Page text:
Network security

Instant messaging could destroy your network

People who value both convenience and privacy, which means almost all users – depend on instant messaging (IM) applications to communicate in all aspects of their personal lives. Every time we open a new chat, WhatsApp, for example, reassures us: “Messages and calls are end-to-end encrypted. No one outside of this chat, not even WhatsApp, can read or listen to them.

Instant messaging is the way we talk today

Instant messaging has quickly become the preferred tool in our business communication toolkit as well. While formal interactions still require emails, simple and effective chat apps are increasingly used for quick consultations and interactions. Slack and Microsoft Teams (and their many competitors) are widely used within organizations. But when it comes to communicating with third-party vendors, customers, and other contacts for business purposes, as well as family and friends during the workday, instant messaging apps like WhatsApp are often the solutions of choice.

The numbers tell the story: WhatsApp, Facebook Messenger, Telegram and Snapchat together have more than 4 billion active users, of which 2 billion are on WhatsApp alone. 50 million of these WhatsApp users are business accounts. Weixin / WeChat and QQ have nearly 2 billion additional users, mostly in China.

What is hiding in your cat?

This all explains why their favorite instant messenger web client is one of the very first tabs that many – maybe most – open at the start of the workday and the one that is used most frequently throughout the day. daytime.

Instant messaging web clients, however, can pose a real threat to network security. A single click on a ransomware infected file sent via a chat – whether maliciously or inadvertently – can bring an entire organization to its knees.

The same end-to-end encryption that protects user privacy makes secure web gateways and next-generation firewalls that organizations depend on to scan websites for malicious content, unable to “see” if a file or link instant messaged to a user The instant messaging web client contains ransomware or other malicious software. Therefore, if a chat contains a link to ransomware or an infected file, it will not be blocked. When the user opens the file or clicks the link, malware can instantly travel from the endpoint’s browser to and across the corporate network.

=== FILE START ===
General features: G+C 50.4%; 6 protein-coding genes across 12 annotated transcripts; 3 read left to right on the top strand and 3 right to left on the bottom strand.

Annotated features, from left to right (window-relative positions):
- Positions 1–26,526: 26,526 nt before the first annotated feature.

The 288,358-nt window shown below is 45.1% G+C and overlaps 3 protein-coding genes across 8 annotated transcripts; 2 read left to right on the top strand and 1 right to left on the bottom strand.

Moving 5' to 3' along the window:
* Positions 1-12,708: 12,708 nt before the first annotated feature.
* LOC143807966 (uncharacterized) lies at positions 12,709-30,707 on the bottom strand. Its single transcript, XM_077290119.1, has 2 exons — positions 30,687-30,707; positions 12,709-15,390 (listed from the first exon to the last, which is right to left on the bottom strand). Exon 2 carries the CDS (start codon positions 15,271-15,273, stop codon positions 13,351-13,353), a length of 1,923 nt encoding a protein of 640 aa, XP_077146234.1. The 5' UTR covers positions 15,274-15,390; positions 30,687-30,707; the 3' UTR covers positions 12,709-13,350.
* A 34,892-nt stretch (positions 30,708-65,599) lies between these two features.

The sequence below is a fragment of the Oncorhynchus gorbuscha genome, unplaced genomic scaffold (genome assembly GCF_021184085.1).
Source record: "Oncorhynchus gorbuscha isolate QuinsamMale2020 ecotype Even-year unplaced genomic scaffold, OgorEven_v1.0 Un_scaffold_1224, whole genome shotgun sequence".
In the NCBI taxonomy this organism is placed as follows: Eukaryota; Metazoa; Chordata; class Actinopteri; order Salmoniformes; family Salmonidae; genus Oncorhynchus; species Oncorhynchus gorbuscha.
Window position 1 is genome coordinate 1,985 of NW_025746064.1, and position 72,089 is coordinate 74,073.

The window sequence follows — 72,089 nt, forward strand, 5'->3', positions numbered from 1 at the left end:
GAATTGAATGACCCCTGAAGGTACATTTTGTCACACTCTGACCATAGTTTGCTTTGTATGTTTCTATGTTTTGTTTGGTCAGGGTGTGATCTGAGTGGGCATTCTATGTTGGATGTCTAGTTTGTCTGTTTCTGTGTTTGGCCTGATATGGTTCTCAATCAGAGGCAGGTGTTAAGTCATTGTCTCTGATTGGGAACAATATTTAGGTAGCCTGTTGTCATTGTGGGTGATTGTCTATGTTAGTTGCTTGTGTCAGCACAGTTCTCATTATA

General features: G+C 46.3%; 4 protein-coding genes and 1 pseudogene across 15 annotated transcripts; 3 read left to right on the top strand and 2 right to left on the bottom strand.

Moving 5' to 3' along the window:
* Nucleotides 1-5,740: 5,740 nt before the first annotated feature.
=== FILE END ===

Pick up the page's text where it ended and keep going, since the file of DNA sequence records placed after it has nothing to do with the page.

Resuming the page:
It’s not hard to imagine scenarios where cybercriminals share militarized images in an IM group, submit an infected resume in response to an opening ad, or send a sales request that contains a malicious link. One click by a user, and the damage is done.

Many organizations simply block instant messaging web clients, preventing their use. But in countries where chat apps are widely used for business and personal purposes, blocking instant messaging web clients annoys users – to the point of revolt, in some countries! – and results in a negative impact on the productivity of the organization.

Instant Messaging Threat Protection

ZTEdge instant messaging isolation uses Remote Browser Isolation (RBI) to protect against threats transmitted through chats. All web client content is opened in a virtual browser located in an isolated container in the cloud. Only secure render data is sent to the browser-based client on the user’s device, where users chat as they usually do. Any malware or ransomware stays in the isolated container, away from endpoints and networks, and is destroyed when the user stops chatting. Files sent through the instant messaging client are opened in isolation and cleaned of any malicious content before being sent to the endpoint.

ZTEdge instant messaging isolation is included in ZTEdgeMT, Ericom Software’s complete Zero Trust SASE platform for midsize and small businesses.

Instant messaging is a valuable tool. Taking the right safeguards can enable your users to use it productively, while preventing the spread of cyber threats.

The post office Instant messaging could destroy your network appeared first on Ericom Blog.

*** This is a Syndicated Security Bloggers Network blog by Ericom Blog written by MENDY NEWMAN. Read the original post on:

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